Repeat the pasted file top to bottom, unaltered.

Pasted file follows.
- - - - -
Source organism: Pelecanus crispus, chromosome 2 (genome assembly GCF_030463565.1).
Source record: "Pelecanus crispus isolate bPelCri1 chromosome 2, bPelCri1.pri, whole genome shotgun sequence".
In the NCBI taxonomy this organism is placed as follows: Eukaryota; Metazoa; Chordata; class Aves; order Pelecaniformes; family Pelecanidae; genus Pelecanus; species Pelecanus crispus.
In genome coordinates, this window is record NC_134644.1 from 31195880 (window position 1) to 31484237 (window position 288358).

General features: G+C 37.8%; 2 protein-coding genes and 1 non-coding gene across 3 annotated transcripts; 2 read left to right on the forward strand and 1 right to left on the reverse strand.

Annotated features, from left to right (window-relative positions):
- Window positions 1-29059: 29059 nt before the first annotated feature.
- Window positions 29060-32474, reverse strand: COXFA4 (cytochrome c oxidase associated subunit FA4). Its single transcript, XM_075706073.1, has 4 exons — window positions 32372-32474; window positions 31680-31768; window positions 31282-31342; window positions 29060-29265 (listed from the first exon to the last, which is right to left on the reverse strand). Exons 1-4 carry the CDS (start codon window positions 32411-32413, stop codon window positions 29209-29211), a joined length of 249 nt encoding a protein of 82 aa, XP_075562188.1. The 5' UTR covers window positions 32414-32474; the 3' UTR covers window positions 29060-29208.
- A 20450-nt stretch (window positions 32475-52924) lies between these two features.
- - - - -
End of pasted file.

Source organism: Pelecanus crispus, chromosome 2 (genome assembly GCF_030463565.1).
Source record: "Pelecanus crispus isolate bPelCri1 chromosome 2, bPelCri1.pri, whole genome shotgun sequence".
In the NCBI taxonomy this organism is placed as follows: Eukaryota; Metazoa; Chordata; class Aves; order Pelecaniformes; family Pelecanidae; genus Pelecanus; species Pelecanus crispus.
In genome coordinates, this window is record NC_134644.1 from 31195880 (window position 1) to 31484237 (window position 288358).

General features: G+C 37.8%; 2 protein-coding genes and 1 non-coding gene across 3 annotated transcripts; 2 read left to right on the forward strand and 1 right to left on the reverse strand.

Annotated features, from left to right (window-relative positions):
- Window positions 1-29059: 29059 nt before the first annotated feature.
- Window positions 29060-32474, reverse strand: COXFA4 (cytochrome c oxidase associated subunit FA4). Its single transcript, XM_075706073.1, has 4 exons — window positions 32372-32474; window positions 31680-31768; window positions 31282-31342; window positions 29060-29265 (listed from the first exon to the last, which is right to left on the reverse strand). Exons 1-4 carry the CDS (start codon window positions 32411-32413, stop codon window positions 29209-29211), a joined length of 249 nt encoding a protein of 82 aa, XP_075562188.1. The 5' UTR covers window positions 32414-32474; the 3' UTR covers window positions 29060-29208.
- A 20450-nt stretch (window positions 32475-52924) lies between these two features.